“They found me and said, ‘Hey, let’s do a harmony folk-type band,’” Agnelli recalled. “I love harmony. That’s what I heard growing up going to church. I’m a good harmony singer.”

Tom Goodkind during his trip to Washington DC for folk-music research at the Library of Congress.
Tom Goodkind

To bone up on the genre, Goodkind booked a ticket to Washington, DC, headed over to the Library of Congress, and there — much to the librarians’ surprise — inquired where to find the folk catalogue.

“They hadn’t had a visitor in years,” Goodkind said.

The Squares would practice for months before stepping on a stage, mastering old folks songs like “Samson,” “He was a friend of Mine,” and “Which Side Are You On,” while working up originals including “You Can’t Kill Me,” and “Be on the Lookout for the New Generation.” It was the band’s polish that in many ways helped the trio stand out, Agnelli said.

“We put together a good repertoire and practiced a lot,” she said. “The hard work was the important thing.”

The fact that the group appeared on stage wearing beatnik-inspired getups, including striped shirts, berets, goatees and sunglasses didn’t hurt either.

After a packed open-mic performance at a one-time McDougal Street folk club called Speak Easy — at which Goodkind bribed an organizer with $10 to go first before a long-line of aspiring folk stars — the Squares took off in popularity, and soon they were playing to packed houses throughout the Village and beyond.

The band would eventually go on tour with comedian Billy Crystal, and sellout major concert venues including Carnegie Hall and Ford Theater playing with acts including the Beach Boys, Peter, Paul and Mary, Judy Collins, Pete Seeger, Richie Havens, and Joan Jett.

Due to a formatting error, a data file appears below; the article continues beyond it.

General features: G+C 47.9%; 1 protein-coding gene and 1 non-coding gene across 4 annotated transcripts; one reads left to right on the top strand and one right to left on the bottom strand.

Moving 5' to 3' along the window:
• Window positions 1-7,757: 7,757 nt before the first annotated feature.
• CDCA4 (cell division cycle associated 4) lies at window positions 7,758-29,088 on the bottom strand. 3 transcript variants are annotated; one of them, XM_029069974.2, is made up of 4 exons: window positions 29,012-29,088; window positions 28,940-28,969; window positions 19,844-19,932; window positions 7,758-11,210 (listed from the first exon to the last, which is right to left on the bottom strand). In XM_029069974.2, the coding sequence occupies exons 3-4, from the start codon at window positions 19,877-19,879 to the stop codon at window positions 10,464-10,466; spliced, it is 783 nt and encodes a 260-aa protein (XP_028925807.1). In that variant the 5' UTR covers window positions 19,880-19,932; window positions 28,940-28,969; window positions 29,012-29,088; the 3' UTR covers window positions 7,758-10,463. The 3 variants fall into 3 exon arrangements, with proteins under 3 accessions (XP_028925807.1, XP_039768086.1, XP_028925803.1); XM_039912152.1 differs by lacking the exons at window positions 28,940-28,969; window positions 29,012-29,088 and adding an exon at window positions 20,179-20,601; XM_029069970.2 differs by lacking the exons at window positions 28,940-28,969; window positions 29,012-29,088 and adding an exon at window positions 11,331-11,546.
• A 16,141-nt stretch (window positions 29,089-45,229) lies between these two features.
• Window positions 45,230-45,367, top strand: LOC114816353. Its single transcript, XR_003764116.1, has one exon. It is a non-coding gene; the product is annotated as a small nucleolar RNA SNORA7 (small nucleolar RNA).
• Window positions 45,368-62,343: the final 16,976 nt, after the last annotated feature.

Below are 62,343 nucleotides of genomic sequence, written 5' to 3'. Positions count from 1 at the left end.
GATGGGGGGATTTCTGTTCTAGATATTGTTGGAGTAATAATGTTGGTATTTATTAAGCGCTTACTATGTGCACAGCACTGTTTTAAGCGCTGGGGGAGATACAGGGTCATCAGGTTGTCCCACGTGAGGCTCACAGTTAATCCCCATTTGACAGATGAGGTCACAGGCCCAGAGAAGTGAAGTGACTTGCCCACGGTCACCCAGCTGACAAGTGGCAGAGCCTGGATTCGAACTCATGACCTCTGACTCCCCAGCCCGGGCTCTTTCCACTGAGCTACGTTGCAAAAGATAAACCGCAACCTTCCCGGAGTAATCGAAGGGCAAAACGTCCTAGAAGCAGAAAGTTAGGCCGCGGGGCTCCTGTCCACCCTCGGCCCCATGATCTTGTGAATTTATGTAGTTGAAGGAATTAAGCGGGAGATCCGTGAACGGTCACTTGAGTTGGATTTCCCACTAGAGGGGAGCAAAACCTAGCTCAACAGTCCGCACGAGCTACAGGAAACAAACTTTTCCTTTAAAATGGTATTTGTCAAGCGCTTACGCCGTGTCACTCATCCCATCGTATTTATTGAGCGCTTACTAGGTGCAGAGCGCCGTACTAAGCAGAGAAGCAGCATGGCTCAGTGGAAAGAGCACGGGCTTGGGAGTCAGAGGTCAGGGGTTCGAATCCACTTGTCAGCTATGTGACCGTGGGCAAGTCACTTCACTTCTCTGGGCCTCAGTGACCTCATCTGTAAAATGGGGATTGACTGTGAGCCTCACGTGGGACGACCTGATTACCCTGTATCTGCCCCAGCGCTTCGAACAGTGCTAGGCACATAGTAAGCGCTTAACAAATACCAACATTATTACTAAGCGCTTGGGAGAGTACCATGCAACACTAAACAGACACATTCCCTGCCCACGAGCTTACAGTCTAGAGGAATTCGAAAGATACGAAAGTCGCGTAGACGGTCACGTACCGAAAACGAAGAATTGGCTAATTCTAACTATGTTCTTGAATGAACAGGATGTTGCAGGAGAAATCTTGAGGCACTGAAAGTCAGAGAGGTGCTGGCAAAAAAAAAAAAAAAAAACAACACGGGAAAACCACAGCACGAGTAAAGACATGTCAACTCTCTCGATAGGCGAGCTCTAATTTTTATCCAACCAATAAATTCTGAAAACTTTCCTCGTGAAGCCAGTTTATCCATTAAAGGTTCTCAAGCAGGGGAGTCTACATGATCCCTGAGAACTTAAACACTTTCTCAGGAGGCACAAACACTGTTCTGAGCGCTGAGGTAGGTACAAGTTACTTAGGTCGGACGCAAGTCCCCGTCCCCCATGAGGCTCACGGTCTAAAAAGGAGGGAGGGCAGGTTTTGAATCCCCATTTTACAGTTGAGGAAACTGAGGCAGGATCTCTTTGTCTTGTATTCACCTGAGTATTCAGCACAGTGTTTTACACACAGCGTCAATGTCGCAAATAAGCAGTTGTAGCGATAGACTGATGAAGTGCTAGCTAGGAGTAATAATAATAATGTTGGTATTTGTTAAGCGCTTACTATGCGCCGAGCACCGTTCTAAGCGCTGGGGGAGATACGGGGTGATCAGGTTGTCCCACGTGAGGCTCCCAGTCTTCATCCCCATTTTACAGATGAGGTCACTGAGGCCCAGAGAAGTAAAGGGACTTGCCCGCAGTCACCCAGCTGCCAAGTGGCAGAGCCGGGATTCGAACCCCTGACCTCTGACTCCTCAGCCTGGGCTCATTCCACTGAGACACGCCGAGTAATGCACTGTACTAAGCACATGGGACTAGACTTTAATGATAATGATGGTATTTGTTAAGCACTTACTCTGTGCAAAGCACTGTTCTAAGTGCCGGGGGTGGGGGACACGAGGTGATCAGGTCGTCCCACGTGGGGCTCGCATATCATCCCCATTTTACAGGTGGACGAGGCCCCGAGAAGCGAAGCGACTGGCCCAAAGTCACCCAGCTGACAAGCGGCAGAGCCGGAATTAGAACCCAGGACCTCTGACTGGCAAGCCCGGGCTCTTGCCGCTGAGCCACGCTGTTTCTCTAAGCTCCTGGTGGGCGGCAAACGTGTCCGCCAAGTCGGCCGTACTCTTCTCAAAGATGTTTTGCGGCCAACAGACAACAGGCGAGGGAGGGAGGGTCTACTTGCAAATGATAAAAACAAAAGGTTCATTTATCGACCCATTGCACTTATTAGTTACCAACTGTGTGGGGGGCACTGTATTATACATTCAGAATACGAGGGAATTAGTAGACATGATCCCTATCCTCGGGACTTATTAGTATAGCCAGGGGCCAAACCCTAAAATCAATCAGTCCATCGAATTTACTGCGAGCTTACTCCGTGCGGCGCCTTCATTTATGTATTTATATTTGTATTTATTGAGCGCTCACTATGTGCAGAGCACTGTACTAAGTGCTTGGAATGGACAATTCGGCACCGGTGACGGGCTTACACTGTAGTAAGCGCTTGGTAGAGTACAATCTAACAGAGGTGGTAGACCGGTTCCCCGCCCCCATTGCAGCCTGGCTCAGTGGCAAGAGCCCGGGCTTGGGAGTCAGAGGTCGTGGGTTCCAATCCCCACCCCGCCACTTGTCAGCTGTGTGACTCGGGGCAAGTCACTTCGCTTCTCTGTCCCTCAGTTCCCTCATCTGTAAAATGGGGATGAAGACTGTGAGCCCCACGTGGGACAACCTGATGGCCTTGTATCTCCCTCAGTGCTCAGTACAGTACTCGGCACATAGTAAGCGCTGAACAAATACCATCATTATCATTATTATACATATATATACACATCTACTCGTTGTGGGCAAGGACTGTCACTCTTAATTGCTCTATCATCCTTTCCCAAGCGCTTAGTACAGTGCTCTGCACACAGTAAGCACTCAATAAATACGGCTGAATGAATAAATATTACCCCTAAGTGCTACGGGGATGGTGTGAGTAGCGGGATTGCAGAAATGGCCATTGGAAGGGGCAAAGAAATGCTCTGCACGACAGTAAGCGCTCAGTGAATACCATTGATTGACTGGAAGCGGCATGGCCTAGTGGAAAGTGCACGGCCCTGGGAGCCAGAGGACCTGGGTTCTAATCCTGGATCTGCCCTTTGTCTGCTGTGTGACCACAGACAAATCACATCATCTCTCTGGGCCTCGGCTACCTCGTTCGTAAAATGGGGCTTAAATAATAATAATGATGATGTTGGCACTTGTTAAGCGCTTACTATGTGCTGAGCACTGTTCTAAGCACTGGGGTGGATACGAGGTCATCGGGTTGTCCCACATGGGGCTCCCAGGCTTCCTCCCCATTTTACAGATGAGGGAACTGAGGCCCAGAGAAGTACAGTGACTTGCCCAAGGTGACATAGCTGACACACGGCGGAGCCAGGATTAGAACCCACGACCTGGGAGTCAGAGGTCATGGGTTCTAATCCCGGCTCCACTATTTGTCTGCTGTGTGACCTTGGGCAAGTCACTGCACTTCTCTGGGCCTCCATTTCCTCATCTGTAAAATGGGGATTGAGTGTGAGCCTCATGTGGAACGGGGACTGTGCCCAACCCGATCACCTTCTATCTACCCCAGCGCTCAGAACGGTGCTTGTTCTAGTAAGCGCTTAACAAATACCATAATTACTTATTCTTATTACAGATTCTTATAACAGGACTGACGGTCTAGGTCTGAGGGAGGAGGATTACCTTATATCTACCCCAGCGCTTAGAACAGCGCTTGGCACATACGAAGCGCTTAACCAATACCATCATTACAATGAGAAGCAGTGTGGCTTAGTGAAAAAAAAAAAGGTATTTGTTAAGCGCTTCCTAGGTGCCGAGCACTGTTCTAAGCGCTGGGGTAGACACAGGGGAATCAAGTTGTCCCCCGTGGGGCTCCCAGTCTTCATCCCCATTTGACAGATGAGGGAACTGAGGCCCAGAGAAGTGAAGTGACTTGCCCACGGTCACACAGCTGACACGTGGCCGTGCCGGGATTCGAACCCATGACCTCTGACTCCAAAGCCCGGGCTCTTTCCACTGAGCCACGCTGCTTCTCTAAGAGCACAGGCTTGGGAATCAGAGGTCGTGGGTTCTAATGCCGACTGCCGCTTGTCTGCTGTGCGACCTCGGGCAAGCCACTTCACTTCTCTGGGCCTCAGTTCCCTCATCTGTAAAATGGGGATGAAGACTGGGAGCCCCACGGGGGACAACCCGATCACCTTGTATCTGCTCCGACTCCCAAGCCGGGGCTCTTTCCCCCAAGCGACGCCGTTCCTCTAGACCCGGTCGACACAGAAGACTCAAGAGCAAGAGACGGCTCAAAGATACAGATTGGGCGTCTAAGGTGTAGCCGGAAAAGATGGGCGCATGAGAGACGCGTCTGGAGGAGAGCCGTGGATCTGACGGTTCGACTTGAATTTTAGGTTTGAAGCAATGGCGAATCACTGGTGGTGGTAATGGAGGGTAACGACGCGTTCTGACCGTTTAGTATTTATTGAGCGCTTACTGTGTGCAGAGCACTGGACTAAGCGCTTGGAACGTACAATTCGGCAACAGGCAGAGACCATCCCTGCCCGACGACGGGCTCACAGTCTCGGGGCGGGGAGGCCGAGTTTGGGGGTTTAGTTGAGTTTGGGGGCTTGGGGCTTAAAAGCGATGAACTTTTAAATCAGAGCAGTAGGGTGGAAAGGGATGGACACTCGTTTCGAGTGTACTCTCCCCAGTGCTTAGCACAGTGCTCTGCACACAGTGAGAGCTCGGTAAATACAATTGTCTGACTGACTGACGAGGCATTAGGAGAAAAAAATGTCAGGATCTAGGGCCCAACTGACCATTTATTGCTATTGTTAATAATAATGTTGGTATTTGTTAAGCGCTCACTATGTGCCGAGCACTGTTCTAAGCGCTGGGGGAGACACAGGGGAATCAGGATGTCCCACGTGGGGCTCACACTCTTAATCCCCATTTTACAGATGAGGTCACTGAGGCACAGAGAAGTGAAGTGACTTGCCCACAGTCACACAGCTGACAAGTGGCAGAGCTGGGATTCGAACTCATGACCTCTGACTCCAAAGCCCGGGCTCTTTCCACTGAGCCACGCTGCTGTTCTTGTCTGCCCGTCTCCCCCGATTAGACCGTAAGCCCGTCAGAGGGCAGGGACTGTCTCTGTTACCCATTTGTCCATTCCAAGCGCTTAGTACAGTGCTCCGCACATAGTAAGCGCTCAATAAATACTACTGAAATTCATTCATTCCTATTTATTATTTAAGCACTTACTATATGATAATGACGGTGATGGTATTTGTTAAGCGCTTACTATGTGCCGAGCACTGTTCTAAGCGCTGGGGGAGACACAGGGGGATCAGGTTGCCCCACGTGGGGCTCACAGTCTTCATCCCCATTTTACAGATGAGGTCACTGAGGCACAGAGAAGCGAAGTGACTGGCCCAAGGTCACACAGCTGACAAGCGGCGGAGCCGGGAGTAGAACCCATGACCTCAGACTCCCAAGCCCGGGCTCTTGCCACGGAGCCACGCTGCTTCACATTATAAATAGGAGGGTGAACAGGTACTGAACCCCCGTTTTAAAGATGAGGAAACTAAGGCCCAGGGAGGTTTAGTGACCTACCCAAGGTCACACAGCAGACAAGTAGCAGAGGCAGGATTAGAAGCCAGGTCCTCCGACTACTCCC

The Washington Squares performed with Peter Yarrow, second from left, of Peter, Paul and Mary at Irving Plaza in 1984, and the group’s surviving members — Lauren Agnelli, far left, and Tom Goodkind, second from right — will perform again with Yarrow on Jan. 10 at City Winery for a one-night-only.

“People went nuts,” said Goodkind. “They said ‘these guys are dressed as beatniks with bongos and they’re playing real folks songs.’ It was this goofy idea.”

The band’s Grammy nod came with their eponymous first album release, “The Washington Squares,” in 1987 which they followed up with “Fair and Square” in 1989.

The group split ways after Paskow died in 1994. Agnelli eventually fled the city after 9/11 for Connecticut, where she works in recreational therapy for seniors, and still plays with a jug band called Washboard Slim and the Bluelights.

For Goodkind, however, the death of his friend was like the day the music died, and the goof-ball bandleader of The Washington Squares decided to cut his hair and commit the most unspeakable of crimes — going normal.

“It’s the worst thing if you’re a beatnik and you go normal, it’s like turning coat,” he said.

But Goodkind, now an accountant, still looks back and marvels at the success of his almost nonsensical idea, and wonders at his achievement in the folk scene of the 80s.

“Everybody has goofy ideas, but 99-percent of them fail,” said Goodkind. “But this one worked. And I was like beside myself thrilled. I was like, ‘holy shit, you can have an idea and it can actually work.”

The Washington Squares 25th Anniversary Show, with Special Guests Richard Barone, Michelle Shocked, Anne Waldman & more. City Winery, 155 Varick St. Jan. 10, doors open at 6 pm. Tickets $25–$35.